Some years back, I found myself working with a marketing team that was on a collision course. Nearly all the functional heads — product marketing, corporate marketing, media relations, design — were new to their roles. Some were new to the company.
There was no clear hierarchy. The chief marketing officer who had brought the team together had no stomach for being the top dog. Every project, it seemed, led to a new struggle for dominance. Going to work each day was like venturing into a very aggressive dog park.
The heads and their team members were friendly, and they wanted to play together. But someone would inevitably start growling, and then there would be a fight. This continued for a few months until, finally, the heads sat down together. I don’t know the catalyst, and I never found out the exact details. (Sometimes knowing less is better.) Metaphorically, I suppose someone had had an ear ripped off. Whatever the case, everyone agreed they felt miserable.
One of the heads had spent time at Intuit. He suggested we try out the DACI framework. DACI is a simple decision-making model. It assumes that every project has a driver, an approver, many contributors, and a number of “informed” people whose work will be affected and who need to be kept in the loop.
There are various ways to implement the DACI (pronounced daisy). Our way was to have the driver play the role of the project manager. So, if a product was being launched by product marketing, the product marketer would be the driver. They would work with various contributors — a content writer creating a blog post, a designer creating a web page, the product team, a PR manager, and the campaigns manager. The driver would collect the assets, make suggestions for changes or tweaks, and obtain final approvals from the head of product and marketing vice president.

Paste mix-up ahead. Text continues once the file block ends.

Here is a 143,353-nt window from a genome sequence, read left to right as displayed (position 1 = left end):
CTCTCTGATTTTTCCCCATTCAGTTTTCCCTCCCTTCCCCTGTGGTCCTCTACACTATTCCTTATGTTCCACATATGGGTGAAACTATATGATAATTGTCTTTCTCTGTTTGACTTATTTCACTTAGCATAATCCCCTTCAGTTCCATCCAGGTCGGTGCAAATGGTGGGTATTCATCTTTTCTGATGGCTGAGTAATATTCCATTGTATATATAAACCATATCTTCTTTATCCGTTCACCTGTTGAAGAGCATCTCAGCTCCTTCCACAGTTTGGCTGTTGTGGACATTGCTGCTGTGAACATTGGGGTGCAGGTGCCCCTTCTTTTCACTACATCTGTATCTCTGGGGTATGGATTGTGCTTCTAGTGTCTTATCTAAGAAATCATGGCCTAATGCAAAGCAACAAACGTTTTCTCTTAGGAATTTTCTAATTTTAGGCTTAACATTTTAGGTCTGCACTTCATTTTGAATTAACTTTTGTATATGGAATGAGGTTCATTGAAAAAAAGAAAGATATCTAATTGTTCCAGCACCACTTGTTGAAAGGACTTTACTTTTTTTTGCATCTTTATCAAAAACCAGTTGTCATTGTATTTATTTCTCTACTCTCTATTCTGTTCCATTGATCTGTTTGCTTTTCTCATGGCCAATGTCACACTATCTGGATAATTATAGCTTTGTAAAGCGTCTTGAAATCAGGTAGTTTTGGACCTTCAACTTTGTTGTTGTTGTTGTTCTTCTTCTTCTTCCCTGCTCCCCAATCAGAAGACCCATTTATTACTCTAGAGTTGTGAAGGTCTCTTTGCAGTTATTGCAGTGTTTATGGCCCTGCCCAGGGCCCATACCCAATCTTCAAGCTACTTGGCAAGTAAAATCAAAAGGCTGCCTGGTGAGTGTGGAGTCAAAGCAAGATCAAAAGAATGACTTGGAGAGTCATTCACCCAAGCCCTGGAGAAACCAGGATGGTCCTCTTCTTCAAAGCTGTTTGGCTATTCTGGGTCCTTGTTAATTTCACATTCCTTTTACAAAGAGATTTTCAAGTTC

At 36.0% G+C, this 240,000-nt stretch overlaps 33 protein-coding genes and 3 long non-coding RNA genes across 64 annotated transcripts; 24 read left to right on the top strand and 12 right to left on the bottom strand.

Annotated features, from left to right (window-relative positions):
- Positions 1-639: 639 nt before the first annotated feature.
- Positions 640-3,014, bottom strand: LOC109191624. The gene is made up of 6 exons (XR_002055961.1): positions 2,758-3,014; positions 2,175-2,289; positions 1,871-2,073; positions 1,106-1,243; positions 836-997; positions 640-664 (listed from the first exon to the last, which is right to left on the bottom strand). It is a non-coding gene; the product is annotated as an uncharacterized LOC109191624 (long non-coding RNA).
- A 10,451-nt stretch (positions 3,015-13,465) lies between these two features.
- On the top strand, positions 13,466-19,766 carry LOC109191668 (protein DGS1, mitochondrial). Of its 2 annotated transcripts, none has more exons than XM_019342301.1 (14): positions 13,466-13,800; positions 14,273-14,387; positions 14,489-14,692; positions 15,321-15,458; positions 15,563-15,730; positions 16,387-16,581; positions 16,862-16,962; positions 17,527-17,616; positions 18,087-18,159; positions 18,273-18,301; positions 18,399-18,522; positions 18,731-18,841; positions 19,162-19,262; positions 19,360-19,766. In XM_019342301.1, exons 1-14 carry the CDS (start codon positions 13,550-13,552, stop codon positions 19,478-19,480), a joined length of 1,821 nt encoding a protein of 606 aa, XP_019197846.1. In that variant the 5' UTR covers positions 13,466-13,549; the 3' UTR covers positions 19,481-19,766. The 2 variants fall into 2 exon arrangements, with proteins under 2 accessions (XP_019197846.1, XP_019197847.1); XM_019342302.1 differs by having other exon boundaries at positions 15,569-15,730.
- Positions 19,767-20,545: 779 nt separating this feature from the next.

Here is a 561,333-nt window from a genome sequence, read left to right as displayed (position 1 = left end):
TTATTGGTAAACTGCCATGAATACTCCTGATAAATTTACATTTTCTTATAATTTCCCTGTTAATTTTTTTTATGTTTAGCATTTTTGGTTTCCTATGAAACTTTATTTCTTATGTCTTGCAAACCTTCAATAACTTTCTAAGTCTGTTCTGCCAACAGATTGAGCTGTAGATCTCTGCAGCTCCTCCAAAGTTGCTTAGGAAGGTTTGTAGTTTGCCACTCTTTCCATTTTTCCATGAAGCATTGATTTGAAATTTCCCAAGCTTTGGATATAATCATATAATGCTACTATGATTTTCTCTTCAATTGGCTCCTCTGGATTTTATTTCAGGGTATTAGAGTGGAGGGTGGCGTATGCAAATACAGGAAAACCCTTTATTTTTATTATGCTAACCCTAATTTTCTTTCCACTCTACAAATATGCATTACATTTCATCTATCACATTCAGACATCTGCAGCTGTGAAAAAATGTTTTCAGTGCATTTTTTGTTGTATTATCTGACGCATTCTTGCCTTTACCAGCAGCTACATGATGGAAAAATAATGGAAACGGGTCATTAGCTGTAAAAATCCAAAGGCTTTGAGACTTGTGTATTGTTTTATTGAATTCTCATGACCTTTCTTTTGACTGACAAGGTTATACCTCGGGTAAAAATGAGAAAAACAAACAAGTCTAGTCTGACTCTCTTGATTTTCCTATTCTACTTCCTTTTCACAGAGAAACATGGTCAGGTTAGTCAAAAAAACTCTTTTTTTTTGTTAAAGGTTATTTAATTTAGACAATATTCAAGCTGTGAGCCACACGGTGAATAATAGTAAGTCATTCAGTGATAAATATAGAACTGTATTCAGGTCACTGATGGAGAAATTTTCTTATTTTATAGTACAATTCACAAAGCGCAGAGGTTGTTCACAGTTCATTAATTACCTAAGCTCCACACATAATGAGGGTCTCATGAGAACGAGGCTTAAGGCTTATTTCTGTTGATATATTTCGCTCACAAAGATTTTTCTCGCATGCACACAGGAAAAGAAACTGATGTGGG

The effect of the DACI on our team was magical. A transparent decision-making model eliminated 90 percent of the toxic politicking that had infected our organization. People stopped fighting and started collaborating. They began rebuilding interpersonal relationships.The success of the DACI was partly because the team was tired of office combat. People wanted to come to work without having to constantly watch their backs. They yearned for the camaraderie they had experienced in other, healthier environments. They were highly motivated to make the DACI work.
I recently suggested the DACI to a friend leading engineering at a very small company. He dismissed it, saying that he had tried it and found the overhead was too high. This might be true for small teams. And the DACI might not be necessary for larger teams that have grown more organically with clear role definition.
But if you find yourself in a group of strong personalities who have been thrown together to complete a project, a tool like DACI can be a godsend.
There is only one obstacle, and it is a fairly big one: you will have to decide as a group to adopt it. If you propose a DACI and meet resistance, you may need to sit back and watch the wrestling matches. At some point, someone will say uncle. When that happens, having the DACI in your back pocket can help get everyone back on track.